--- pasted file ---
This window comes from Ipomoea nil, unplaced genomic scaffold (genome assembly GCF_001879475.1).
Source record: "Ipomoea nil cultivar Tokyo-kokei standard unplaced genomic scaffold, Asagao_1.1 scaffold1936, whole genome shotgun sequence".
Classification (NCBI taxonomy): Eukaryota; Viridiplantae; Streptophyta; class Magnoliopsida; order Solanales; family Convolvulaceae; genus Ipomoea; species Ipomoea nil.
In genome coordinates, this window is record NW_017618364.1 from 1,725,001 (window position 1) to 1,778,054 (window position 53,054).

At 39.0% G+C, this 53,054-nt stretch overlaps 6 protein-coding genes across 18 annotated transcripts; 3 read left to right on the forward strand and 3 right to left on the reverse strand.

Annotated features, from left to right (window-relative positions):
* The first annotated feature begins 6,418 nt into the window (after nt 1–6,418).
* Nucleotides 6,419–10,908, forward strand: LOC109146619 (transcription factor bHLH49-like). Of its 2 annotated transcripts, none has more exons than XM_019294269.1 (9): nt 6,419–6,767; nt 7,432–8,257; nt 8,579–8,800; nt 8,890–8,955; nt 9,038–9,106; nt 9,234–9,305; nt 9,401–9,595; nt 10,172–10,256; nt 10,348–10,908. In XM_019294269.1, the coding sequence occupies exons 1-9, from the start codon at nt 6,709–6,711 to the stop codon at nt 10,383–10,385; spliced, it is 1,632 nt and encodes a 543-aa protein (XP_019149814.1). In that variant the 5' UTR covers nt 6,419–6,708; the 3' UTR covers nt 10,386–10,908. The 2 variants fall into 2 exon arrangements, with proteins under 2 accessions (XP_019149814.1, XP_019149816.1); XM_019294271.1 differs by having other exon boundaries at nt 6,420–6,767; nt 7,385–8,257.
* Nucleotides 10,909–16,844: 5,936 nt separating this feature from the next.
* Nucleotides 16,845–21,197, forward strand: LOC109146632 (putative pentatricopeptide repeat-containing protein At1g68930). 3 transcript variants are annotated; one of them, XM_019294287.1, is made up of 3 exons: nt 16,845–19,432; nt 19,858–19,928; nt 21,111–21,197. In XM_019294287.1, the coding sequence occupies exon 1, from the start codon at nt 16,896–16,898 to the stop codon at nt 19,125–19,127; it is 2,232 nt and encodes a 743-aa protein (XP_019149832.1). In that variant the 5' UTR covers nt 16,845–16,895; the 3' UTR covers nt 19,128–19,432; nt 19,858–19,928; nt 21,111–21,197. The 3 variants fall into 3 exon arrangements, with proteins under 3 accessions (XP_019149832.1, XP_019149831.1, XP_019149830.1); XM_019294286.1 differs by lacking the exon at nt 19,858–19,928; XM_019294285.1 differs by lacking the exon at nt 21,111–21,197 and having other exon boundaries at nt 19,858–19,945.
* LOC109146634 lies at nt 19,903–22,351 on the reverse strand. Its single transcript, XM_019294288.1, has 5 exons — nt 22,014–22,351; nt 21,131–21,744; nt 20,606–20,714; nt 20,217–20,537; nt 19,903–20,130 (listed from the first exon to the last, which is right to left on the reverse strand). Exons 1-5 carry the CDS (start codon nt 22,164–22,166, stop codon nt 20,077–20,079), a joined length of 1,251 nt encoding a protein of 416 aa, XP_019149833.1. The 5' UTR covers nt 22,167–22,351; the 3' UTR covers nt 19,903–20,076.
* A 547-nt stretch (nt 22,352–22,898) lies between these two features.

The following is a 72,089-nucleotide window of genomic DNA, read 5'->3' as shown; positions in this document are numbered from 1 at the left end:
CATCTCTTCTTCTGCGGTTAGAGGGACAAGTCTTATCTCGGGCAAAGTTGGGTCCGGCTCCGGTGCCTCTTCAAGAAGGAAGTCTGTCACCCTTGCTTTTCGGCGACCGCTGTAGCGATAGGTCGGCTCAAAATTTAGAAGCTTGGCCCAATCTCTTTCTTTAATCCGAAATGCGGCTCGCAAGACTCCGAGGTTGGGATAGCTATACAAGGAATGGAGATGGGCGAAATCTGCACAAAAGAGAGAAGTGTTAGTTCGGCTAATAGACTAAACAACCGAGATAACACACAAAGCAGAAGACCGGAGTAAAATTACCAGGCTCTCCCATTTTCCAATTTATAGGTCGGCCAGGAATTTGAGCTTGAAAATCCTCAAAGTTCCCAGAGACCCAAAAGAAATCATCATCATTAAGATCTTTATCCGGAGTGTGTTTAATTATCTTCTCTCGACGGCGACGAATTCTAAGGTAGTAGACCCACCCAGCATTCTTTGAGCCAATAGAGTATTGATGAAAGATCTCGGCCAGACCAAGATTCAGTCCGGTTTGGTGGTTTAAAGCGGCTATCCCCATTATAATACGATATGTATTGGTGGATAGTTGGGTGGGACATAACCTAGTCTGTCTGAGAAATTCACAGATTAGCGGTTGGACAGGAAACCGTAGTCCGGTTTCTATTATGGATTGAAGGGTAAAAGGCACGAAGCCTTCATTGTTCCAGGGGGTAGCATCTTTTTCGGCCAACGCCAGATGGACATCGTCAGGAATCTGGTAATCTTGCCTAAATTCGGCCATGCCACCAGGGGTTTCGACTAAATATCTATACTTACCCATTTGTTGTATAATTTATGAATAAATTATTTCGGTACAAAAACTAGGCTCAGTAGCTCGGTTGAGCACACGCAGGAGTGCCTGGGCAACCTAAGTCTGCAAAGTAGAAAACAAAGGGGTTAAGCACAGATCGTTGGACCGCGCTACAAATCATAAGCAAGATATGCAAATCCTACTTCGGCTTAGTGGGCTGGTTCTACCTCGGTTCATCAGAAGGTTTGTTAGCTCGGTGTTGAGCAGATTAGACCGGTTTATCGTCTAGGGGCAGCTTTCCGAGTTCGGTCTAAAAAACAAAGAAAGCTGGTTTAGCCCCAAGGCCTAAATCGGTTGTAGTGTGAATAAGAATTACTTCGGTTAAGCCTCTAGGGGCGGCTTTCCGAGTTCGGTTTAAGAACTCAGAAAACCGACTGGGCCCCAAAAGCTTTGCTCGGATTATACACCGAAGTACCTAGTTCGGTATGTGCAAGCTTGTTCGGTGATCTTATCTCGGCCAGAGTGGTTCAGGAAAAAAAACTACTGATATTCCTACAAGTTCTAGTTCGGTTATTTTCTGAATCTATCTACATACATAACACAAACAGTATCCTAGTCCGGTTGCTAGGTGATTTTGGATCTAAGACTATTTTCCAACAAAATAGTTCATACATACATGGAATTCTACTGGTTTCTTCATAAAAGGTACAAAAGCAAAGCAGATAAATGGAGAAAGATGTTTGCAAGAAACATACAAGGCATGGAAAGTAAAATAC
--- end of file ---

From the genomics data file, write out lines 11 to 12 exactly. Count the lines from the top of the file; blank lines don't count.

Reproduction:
* LOC109146634 lies at nt 19,903–22,351 on the reverse strand. Its single transcript, XM_019294288.1, has 5 exons — nt 22,014–22,351; nt 21,131–21,744; nt 20,606–20,714; nt 20,217–20,537; nt 19,903–20,130 (listed from the first exon to the last, which is right to left on the reverse strand). Exons 1-5 carry the CDS (start codon nt 22,164–22,166, stop codon nt 20,077–20,079), a joined length of 1,251 nt encoding a protein of 416 aa, XP_019149833.1. The 5' UTR covers nt 22,167–22,351; the 3' UTR covers nt 19,903–20,076.
* A 547-nt stretch (nt 22,352–22,898) lies between these two features.